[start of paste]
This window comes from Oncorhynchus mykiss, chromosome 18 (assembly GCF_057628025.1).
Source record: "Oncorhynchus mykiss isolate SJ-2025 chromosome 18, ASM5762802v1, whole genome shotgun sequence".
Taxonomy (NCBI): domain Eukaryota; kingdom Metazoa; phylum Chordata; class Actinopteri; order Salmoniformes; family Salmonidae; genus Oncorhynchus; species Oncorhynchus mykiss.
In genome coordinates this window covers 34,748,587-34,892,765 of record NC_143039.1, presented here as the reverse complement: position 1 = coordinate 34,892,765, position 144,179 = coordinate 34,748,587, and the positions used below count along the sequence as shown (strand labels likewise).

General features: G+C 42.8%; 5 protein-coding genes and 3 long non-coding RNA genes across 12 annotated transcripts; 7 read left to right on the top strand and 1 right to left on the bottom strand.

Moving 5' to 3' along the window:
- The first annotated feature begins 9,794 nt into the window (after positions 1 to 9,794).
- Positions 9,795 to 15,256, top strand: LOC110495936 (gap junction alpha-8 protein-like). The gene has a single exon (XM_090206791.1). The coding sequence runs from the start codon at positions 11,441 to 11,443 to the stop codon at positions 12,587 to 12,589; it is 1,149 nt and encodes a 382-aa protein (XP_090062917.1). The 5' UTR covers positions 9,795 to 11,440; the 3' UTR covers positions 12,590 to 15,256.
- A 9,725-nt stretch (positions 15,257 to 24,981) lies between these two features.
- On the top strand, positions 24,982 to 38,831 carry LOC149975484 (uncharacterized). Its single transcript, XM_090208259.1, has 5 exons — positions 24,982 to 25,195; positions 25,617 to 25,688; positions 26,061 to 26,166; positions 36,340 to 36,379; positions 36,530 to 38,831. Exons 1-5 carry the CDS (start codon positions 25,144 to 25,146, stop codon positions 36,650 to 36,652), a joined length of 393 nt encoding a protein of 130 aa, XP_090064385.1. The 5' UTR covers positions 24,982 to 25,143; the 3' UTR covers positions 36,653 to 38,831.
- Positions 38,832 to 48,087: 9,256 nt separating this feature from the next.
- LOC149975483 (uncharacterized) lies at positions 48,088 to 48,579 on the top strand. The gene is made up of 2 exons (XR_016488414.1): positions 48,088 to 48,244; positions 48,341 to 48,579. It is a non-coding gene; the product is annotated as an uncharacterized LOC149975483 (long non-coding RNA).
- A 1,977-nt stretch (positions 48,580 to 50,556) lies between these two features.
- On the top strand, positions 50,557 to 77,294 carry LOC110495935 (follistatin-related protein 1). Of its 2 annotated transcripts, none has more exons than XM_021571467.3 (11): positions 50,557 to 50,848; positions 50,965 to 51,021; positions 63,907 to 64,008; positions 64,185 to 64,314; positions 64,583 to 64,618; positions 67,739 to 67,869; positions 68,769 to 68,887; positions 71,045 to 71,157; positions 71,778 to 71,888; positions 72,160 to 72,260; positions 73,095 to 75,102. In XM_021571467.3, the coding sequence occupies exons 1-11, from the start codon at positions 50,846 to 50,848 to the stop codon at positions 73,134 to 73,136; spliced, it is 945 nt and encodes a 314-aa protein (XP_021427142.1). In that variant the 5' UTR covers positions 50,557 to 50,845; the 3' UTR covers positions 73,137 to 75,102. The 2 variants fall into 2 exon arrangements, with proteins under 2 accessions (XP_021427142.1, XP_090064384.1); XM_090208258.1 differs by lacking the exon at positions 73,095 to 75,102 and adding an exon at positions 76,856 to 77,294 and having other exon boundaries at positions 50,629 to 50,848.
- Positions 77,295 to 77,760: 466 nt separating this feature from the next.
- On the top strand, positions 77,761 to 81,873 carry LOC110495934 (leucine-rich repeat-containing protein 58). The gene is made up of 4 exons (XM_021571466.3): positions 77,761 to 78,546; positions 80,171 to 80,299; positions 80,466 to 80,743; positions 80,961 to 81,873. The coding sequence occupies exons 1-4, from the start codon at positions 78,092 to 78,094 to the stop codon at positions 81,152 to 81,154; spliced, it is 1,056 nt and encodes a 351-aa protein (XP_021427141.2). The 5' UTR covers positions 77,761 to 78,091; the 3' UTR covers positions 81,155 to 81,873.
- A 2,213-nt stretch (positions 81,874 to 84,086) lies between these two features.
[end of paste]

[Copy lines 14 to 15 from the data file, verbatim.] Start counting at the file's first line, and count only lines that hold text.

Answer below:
- On the top strand, positions 50,557 to 77,294 carry LOC110495935 (follistatin-related protein 1). Of its 2 annotated transcripts, none has more exons than XM_021571467.3 (11): positions 50,557 to 50,848; positions 50,965 to 51,021; positions 63,907 to 64,008; positions 64,185 to 64,314; positions 64,583 to 64,618; positions 67,739 to 67,869; positions 68,769 to 68,887; positions 71,045 to 71,157; positions 71,778 to 71,888; positions 72,160 to 72,260; positions 73,095 to 75,102. In XM_021571467.3, the coding sequence occupies exons 1-11, from the start codon at positions 50,846 to 50,848 to the stop codon at positions 73,134 to 73,136; spliced, it is 945 nt and encodes a 314-aa protein (XP_021427142.1). In that variant the 5' UTR covers positions 50,557 to 50,845; the 3' UTR covers positions 73,137 to 75,102. The 2 variants fall into 2 exon arrangements, with proteins under 2 accessions (XP_021427142.1, XP_090064384.1); XM_090208258.1 differs by lacking the exon at positions 73,095 to 75,102 and adding an exon at positions 76,856 to 77,294 and having other exon boundaries at positions 50,629 to 50,848.
- Positions 77,295 to 77,760: 466 nt separating this feature from the next.